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LifeGem turns cremated pets and loved ones into wearable jewelry

A 14k gold hand-engraved ring selling online at LifeGem for $1,690,000. (irrproducts.com)A 14k gold hand-engraved ring selling online at LifeGem for $1,690,000. (irrproducts.com)Losing a pet really is like losing a family member and people have different ways of coping with their grief.

Some prefer to bury them in the backyard or a specially cordoned pet cemetery. Others go the cremation route. And a select few spend thousands of dollars to have Sparky's ashes transformed into jewelry.

LifeGem is a Chicago-based company that claims to turn cremated remains into wearable gems by transforming the carbon from ashes into man-made diamonds.

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"The LifeGem process begins by capturing carbon from the existing remains of any standard cremation," reads the explanation on the company's website.

"Once captured, this carbon is heated to extremely high temperatures under special conditions. While removing the existing ash, this process removes your loved one's carbon to graphite with unique characteristics and elements that will create your one-of-a-kind LifeGem diamond."

Since launching this service in 2002, customers can choose from a variety of gem colours and cuts and select the pendant or ring setting of their preference.

It's not for the cheap either. These diamonds are a serious business and can set you back anywhere from a few hundred to tens of thousands of dollars.

While the bulk of LifeGem's business comes from the transference of human remains, the Wall Street Journal reports that over 1,000 pet owners have requested that their dearly departed cats, dogs, rabbits, horses and even a lone armadillo, be converted into expensive accessories.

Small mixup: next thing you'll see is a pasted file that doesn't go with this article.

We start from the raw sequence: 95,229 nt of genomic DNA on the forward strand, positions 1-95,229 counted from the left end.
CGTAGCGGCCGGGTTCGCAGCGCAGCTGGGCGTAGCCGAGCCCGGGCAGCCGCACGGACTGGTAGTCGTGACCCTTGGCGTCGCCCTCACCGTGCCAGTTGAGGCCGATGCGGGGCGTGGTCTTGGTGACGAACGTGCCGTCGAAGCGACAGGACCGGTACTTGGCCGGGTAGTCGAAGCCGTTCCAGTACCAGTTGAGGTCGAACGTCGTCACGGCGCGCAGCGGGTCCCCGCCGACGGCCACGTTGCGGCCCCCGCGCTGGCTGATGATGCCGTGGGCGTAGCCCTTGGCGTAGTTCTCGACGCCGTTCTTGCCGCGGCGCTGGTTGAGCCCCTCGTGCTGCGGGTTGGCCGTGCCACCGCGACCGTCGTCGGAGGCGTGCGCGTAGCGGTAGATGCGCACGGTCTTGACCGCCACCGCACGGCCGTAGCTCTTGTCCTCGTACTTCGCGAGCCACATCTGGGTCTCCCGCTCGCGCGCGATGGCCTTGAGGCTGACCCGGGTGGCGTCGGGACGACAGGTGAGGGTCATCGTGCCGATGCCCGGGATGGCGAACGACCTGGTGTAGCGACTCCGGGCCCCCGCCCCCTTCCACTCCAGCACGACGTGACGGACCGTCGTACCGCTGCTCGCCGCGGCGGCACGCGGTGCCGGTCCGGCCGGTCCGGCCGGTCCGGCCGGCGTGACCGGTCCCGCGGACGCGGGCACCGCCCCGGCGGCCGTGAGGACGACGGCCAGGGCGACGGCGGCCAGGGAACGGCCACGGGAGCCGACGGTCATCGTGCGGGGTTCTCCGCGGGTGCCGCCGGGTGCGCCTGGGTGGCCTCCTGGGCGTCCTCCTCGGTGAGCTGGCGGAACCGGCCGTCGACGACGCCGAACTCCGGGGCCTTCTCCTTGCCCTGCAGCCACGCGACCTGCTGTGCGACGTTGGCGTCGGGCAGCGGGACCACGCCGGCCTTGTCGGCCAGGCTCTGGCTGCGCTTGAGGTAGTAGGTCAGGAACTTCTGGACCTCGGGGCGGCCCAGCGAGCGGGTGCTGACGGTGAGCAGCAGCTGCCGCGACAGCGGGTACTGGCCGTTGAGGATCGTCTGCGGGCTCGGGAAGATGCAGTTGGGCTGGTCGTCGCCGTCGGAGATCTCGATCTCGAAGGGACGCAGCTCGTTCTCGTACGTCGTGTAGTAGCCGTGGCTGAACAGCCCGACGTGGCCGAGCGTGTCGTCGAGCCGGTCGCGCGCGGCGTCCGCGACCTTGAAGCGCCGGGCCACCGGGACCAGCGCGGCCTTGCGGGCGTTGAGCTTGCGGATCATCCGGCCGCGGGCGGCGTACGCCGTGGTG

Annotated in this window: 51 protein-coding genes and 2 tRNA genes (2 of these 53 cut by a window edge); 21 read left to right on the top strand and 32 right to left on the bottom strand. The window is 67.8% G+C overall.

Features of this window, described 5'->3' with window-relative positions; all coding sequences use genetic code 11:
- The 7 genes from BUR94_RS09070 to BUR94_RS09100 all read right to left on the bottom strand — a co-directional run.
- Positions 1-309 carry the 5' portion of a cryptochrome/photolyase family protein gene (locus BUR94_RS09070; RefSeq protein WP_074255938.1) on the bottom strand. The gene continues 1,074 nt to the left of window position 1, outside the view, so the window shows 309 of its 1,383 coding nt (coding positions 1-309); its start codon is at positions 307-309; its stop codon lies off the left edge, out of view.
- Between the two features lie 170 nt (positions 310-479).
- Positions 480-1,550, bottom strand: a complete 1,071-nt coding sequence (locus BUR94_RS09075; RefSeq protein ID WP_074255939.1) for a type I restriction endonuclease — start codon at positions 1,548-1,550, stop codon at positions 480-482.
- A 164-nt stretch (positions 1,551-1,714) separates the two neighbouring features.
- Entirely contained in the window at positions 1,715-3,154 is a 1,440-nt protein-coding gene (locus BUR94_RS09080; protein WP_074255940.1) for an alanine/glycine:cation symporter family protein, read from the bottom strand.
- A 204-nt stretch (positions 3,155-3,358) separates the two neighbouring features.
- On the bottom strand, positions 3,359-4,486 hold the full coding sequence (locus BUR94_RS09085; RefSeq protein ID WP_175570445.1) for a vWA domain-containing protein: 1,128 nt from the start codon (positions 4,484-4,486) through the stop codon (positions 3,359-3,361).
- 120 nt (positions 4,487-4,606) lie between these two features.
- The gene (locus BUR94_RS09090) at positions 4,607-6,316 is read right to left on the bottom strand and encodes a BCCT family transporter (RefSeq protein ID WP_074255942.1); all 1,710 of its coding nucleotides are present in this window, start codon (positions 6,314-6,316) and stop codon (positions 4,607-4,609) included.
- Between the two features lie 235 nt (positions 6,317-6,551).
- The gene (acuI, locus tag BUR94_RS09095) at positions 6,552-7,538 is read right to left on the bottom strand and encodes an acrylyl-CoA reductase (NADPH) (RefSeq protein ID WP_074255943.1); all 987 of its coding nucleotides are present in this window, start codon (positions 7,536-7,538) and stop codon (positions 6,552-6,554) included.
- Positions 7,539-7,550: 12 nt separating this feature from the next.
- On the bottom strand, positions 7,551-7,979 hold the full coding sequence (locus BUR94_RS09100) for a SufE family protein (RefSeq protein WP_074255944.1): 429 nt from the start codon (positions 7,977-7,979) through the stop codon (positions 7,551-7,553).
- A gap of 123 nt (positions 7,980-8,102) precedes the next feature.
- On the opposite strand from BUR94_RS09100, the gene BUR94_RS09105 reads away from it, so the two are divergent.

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One of these pet owners is Boston resident Katie Pilon, who had her beloved cat Meowy's ashes turned into a beautiful, blue, two-diamond ring.

"It's a little eccentric—not something everyone would do," she tells the paper. "It's a way for me to remember my cat, and have her with me all the time."

LifeGem's CEO Greg Herro can relate.

"If you are reading this, you are going through one of life's toughest times right now. I know because I've been there. I've even questioned whether the love was worth this pain… but it was. She added more to my life than words could ever say," he writes on the Precious Pets section of the website.

"Nothing will ever replace our special bond, but my LifeGem does provide comfort through an everlasting connection to the one I have lost… I hope it will do the same for you and your wonderful pet."

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Naturally, the company's practices have been called into question by skeptics, many of whom wonder if vulnerable grievers are handing their money over to a group of charlatans.

Popular myth debunking website Snopes.com tackled the subject.

"Kenneth Poeppelmeier, a chemistry professor at Northwestern University, said there's no reason the process shouldn't work, and Avrum Blumberg, chemistry professor at DePaul University in Chicago, maintained that it is feasible to make a 'reasonably high-quality diamond' from the carbon in a cremated human," master debunker Barbara Mikkelson writes.

However, she continues, "it is impossible to distinguish LifeGem synthetic diamonds from other synthetic diamonds," meaning they could very well be churning out gemstones made from ordinary graphite instead of poor old Poochy.

Consensus: undetermined.

But if this sparkly memento helps someone cope with a truly devastating loss, perhaps that's worth every penny. 

Watch the video below about how intense grief can be after the loss of a pet or loved one. 

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